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I want to derive eq. (2.4.3) in S. Weinberg, The Quantum Theory of fields, Vol. 1. The derivations start from expanding inhomogenous Lorentz transforms near identity

$$\Lambda^{\mu}_{\nu} ~=~ \delta^{\mu}_{\gamma}+\omega^{\mu}_{\nu}, \qquad a^{\mu}~=~\epsilon^{\mu}.$$ $\Lambda^{\mu}_{\nu}= \delta^{\mu}_{\gamma}$ and $a^{\mu}=0$ at identity.

Then the Unitary operator is expanded as follows:

$$U(1+\omega,\epsilon) ~=~ 1 + \frac{1}{2} i \omega_{\rho \sigma} J^{\rho \sigma}- i \epsilon_{\rho}P^{\rho}\ldots $$

I was wondering how this equation was derived. I know that near the identity, the Unitary operator can be expanded as

$$ U ~=~ 1+i \epsilon t.$$

Not able to see how to extend this to above equation.

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It's just one derivative in each independent direction--- the number of direction is the number of generators. –  Ron Maimon Apr 25 '12 at 4:16

1 Answer 1

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Here is one possible derivation.

I) The unitary operator $U=U(\Lambda,a)$ depends on a Lorentz transformation $\Lambda$ and a translation $a$.

II) It is assumed that $$U(\Lambda={\bf 1},a=0)~=~{\bf 1}.$$

III) Define $$ \tag{2.4.1} \Lambda^{\mu}{}_{\nu}~=~\delta^{\mu}_{\nu}+\omega^{\mu}{}_{\nu}. $$

IV) Lower the indices with the Minkowski metric $\eta_{\mu\nu}$,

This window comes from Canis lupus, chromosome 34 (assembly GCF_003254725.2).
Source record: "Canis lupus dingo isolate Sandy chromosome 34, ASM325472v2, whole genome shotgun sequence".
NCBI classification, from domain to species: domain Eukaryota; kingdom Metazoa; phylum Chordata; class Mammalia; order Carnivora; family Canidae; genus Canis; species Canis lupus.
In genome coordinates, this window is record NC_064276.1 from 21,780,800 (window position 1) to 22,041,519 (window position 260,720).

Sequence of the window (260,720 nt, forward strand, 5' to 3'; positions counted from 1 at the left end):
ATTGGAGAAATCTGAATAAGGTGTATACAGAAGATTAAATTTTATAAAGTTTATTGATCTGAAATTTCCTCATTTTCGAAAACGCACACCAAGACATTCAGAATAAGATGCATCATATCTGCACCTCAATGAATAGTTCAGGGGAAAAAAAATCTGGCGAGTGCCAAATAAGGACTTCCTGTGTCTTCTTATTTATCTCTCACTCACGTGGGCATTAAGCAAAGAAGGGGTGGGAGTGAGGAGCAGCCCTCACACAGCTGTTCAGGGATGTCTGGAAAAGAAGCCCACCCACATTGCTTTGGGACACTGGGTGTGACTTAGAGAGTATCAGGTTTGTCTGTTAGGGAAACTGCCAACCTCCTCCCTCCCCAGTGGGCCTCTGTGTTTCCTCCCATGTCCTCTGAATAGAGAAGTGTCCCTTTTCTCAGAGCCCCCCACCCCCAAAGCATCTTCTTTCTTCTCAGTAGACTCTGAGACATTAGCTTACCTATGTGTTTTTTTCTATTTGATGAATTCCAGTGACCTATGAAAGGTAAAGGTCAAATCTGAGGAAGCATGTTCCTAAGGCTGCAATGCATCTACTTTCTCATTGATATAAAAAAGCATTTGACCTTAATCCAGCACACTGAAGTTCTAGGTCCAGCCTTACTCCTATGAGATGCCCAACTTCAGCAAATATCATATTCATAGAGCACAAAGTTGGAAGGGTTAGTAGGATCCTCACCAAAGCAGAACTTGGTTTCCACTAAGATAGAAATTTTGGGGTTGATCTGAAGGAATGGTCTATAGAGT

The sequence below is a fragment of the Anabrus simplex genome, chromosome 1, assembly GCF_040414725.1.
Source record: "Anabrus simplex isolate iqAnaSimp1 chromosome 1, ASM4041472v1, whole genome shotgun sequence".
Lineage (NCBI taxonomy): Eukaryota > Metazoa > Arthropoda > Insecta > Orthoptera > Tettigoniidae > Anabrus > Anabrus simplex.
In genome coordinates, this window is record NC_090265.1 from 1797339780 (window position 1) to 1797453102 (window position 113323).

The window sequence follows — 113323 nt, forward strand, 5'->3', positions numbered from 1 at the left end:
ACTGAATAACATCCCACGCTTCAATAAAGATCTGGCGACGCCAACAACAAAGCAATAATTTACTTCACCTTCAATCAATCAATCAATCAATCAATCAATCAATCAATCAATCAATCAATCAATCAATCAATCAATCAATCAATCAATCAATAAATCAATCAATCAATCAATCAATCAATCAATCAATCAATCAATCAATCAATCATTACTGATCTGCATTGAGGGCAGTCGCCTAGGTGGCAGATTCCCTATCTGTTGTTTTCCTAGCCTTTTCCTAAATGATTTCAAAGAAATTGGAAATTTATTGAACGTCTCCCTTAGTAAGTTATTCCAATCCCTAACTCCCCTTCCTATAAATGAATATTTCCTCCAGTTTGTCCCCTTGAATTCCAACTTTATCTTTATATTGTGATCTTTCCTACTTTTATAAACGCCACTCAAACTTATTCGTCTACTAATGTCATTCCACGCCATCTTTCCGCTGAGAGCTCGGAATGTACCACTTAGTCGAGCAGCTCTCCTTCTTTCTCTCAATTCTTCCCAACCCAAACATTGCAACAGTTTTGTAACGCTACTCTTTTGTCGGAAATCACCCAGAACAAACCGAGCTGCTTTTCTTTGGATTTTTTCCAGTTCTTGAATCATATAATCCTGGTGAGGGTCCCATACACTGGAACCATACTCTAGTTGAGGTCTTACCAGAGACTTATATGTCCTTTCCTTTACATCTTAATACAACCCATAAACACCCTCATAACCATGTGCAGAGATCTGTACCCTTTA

$$ \omega_{\mu\nu}~=~\sum_{\lambda}\eta_{\mu\lambda} \omega^{\lambda}{}_{\nu} , \qquad a_{\mu}~=~ \sum_{\nu}\eta_{\mu\nu} a^{\nu}. $$

V) Prove that

$$\tag{2.4.2}\omega_{\mu\nu}~=~-\omega_{\nu\mu}$$

is an antisymmetric matrix if $\omega^{\mu}{}_{\nu}$ is infinitesimal.

VI) Assume e.g. that the entries $\omega_{\mu\nu}$ above the diagonal $\mu<\nu$ are the independent d.o.f. of the $\omega$ matrix. (The entries $\omega_{\mu\nu}$ below the diagonal $\mu>\nu$ are then fully determined as the opposite values.)

VII) For $\mu<\nu$, define angular momentum

$$J^{\mu\nu}~=~ -i \left.\frac{\partial U(\Lambda={\bf 1}+\omega,a=0)}{\partial\omega_{\mu\nu}}\right|_{\omega=0}.$$ Extend $J^{\mu\nu}$ to an antisymmetric matrix $J^{\mu\nu}=-J^{\nu\mu}$.

VIII) Similarly, define $4$-momentum

$$P^{\mu}~=~ i \left.\frac{\partial U(\Lambda={\bf 1},a)}{\partial a_{\mu}}\right|_{a=0}.$$

IX) Taylor expand to first order

$$ U({\bf 1}+\omega,a) ~=~ {\bf 1} + i\sum_{\mu<\nu} \omega_{\mu\nu} J^{\mu\nu} - i \sum_{\mu}a_{\mu}P^{\mu}+\ldots $$ $$\tag{2.4.3} ~=~ {\bf 1} + \frac{i}{2}\sum_{\mu\nu} \omega_{\mu\nu} J^{\mu\nu} - i \sum_{\mu}a_{\mu}P^{\mu}+\ldots.$$

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Thanks for the response. In the equation 2.4.3, is –  qmfan Apr 24 '12 at 21:53
    
What is $U(1+\omega,a)$ in terms of exp ? –  qmfan Apr 24 '12 at 21:59

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